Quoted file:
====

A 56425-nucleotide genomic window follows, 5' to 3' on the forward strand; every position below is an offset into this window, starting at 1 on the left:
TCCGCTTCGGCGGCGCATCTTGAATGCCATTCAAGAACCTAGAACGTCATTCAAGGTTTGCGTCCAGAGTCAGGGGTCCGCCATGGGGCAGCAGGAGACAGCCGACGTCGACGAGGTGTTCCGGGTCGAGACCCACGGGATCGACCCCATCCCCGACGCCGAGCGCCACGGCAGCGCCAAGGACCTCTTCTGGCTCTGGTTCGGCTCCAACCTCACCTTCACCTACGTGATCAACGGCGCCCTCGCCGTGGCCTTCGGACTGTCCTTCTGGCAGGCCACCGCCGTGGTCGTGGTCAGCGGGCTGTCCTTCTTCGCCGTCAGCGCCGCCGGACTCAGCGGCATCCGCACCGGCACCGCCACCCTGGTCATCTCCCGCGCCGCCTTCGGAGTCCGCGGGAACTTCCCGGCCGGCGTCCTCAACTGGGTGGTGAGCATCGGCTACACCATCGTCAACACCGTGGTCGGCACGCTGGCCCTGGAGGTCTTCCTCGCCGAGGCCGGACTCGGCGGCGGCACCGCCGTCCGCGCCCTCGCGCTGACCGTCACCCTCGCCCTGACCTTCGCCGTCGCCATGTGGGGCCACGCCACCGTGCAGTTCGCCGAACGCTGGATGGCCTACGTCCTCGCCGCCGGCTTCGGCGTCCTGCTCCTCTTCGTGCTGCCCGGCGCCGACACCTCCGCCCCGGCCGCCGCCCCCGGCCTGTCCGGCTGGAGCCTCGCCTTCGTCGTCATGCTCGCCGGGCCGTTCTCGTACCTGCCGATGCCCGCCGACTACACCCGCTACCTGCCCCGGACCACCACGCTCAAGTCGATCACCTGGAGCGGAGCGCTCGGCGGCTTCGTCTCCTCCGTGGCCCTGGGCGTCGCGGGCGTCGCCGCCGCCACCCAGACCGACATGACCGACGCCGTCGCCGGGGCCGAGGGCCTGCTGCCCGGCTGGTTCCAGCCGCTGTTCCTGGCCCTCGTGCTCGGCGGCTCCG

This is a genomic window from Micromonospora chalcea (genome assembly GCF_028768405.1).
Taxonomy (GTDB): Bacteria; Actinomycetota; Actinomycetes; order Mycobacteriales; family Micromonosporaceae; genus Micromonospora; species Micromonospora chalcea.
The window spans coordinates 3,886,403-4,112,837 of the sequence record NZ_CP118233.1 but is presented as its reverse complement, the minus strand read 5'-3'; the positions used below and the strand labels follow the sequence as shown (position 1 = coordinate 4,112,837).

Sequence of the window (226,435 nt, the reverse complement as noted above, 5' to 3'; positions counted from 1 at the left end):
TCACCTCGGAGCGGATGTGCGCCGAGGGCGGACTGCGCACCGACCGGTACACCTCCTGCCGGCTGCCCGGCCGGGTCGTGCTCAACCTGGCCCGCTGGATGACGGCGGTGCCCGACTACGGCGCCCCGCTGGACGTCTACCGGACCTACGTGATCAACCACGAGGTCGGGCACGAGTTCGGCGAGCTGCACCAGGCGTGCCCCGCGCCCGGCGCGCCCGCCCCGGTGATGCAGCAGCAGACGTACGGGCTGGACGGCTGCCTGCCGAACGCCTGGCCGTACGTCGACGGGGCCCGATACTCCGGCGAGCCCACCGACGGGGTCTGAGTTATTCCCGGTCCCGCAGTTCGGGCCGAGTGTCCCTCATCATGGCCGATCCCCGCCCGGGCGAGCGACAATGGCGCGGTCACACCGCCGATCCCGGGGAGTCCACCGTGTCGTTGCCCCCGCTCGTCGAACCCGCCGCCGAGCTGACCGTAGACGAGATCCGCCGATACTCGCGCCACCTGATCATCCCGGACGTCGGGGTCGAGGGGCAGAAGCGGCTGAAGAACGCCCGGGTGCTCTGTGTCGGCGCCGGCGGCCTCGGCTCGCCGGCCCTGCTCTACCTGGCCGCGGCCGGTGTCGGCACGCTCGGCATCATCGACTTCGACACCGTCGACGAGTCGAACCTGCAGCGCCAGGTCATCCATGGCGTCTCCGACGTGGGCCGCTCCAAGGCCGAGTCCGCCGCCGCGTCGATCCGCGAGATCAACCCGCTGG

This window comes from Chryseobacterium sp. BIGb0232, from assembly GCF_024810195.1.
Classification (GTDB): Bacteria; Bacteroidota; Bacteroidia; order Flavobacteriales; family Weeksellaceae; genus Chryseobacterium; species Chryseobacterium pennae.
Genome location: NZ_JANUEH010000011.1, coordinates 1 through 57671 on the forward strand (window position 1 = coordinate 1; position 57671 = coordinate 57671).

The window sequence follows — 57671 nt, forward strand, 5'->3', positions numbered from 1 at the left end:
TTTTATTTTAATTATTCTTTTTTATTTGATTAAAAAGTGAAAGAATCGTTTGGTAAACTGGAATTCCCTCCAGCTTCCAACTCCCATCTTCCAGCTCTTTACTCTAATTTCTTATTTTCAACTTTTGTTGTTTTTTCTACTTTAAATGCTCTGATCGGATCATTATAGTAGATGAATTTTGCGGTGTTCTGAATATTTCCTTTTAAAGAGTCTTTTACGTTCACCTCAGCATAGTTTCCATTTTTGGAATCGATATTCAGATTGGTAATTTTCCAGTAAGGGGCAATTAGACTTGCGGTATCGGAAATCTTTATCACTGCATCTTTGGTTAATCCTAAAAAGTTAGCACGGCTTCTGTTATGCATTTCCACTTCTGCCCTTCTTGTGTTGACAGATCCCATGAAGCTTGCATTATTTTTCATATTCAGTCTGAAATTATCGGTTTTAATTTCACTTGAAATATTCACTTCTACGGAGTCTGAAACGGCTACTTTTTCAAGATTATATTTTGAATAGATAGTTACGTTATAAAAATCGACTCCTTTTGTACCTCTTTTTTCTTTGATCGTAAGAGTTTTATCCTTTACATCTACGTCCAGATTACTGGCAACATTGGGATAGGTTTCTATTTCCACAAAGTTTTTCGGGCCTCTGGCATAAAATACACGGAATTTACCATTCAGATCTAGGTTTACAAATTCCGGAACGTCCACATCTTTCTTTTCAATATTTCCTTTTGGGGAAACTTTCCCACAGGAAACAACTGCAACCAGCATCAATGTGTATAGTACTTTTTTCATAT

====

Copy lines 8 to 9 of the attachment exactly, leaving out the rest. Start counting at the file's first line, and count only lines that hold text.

This window comes from Chryseobacterium sp. BIGb0232, from assembly GCF_024810195.1.
Classification (GTDB): Bacteria; Bacteroidota; Bacteroidia; order Flavobacteriales; family Weeksellaceae; genus Chryseobacterium; species Chryseobacterium pennae.